Not even identical twins have the exact same interests and hobbies, so logically, not every company is going to have people that share all the same interests and hobbies. Furthermore, no company is going to have an entire team of people with the exact same hobbies and interests. That’s why it’s important to talk to and really get to know the people in your organization. Whether it’s through casual lunch conversations or strategic pulse surveys, getting to know your employees as people is going to be the best way to determine what they need and how to provide it for them. 

Your company culture:

Observe your current company culture. Whether you’re a new company with just a handful of employees or a multinational corporation with thousands of employees, take some time to observe your current company culture. What are your company values? And do they reflect how the people at your organization actually think, feel, act and treat one another.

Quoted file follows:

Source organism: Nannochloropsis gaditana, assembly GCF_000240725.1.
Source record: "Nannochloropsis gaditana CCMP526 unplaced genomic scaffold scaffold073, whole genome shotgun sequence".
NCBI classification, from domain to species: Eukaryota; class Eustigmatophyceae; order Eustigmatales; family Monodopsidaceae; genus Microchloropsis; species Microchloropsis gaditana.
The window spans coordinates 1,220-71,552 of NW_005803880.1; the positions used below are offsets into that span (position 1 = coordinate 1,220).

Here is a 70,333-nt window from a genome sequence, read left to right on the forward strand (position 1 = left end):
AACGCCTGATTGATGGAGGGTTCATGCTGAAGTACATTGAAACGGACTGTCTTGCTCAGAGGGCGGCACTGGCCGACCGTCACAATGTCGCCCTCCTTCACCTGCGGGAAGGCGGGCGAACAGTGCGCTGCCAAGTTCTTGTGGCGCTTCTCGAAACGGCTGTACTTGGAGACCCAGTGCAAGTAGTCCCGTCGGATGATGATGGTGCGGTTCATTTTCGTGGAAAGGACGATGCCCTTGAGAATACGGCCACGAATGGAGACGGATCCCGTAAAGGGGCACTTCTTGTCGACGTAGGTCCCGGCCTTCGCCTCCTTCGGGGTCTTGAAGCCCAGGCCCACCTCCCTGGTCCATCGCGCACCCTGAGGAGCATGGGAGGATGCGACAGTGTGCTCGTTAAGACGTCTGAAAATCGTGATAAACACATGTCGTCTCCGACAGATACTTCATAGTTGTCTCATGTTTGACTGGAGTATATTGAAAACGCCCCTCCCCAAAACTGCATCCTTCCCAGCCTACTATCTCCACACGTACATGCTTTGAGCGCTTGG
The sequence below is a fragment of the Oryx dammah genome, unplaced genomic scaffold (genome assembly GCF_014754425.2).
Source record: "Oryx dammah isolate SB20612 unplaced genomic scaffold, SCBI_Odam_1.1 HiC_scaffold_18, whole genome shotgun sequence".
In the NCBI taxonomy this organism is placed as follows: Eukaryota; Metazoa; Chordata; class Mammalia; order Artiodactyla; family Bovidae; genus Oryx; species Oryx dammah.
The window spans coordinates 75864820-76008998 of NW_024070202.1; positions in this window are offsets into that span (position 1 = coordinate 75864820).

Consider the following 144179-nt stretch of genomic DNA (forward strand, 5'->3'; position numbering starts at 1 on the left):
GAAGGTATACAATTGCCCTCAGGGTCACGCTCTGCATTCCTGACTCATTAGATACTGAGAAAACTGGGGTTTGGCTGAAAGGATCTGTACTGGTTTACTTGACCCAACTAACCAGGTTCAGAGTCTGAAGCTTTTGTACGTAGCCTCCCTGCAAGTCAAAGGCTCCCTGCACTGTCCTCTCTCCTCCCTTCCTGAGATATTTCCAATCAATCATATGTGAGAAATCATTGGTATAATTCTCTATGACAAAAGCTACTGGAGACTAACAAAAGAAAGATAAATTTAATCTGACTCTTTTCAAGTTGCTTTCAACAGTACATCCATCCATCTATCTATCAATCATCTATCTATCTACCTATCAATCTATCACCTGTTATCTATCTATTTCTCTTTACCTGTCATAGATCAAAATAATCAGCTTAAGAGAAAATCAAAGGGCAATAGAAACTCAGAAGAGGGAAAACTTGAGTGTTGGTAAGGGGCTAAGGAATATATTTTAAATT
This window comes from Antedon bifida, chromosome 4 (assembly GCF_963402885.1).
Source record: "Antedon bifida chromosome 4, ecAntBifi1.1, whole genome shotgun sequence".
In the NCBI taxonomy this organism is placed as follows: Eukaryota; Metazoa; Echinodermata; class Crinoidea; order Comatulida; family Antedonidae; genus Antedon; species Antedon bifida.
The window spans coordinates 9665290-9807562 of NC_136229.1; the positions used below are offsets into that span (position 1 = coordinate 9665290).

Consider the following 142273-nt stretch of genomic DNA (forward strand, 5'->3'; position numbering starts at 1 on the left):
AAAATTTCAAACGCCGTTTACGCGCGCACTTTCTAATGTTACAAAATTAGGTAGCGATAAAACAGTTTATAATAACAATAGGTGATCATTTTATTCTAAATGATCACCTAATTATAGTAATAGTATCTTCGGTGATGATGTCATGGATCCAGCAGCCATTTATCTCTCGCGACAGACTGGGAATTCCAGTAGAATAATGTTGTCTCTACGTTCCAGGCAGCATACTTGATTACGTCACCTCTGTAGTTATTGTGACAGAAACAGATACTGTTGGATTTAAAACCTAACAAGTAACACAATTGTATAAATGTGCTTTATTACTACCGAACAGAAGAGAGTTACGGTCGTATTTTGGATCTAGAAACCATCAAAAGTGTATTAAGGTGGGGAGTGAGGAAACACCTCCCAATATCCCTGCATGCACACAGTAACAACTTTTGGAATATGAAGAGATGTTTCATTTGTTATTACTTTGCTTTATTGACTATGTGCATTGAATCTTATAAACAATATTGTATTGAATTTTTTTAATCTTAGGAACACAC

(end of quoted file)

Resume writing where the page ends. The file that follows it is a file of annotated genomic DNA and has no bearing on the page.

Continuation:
All of these factors can be used to determine what wellness can and should look like at your individual workplace. Ultimately, the most important thing to keep in mind is that there’s no one-size-fits-all when it comes to wellness programs. What wellness “looks like” is determined by the needs and interests of the individual people at your organization.

3. How do you bring wellness into the workplace?

If you feel like wellness isn’t currently a part of your company’s culture, environment or day-to-day, that’s completely fine. It’s never too late to get started, but it’s important to incorporate it in a thoughtful way.

You want to have a good feel for how your employees will react to new aspects of wellness you’d like to introduce. Some people will be more open to it and some will be hesitant to get involved. The best way to make an accurate prediction and design a wellness program that works is to first conduct a pulse survey. Pulse surveys are a great tool for learning about your employees interests, needs and level of satisfaction at work.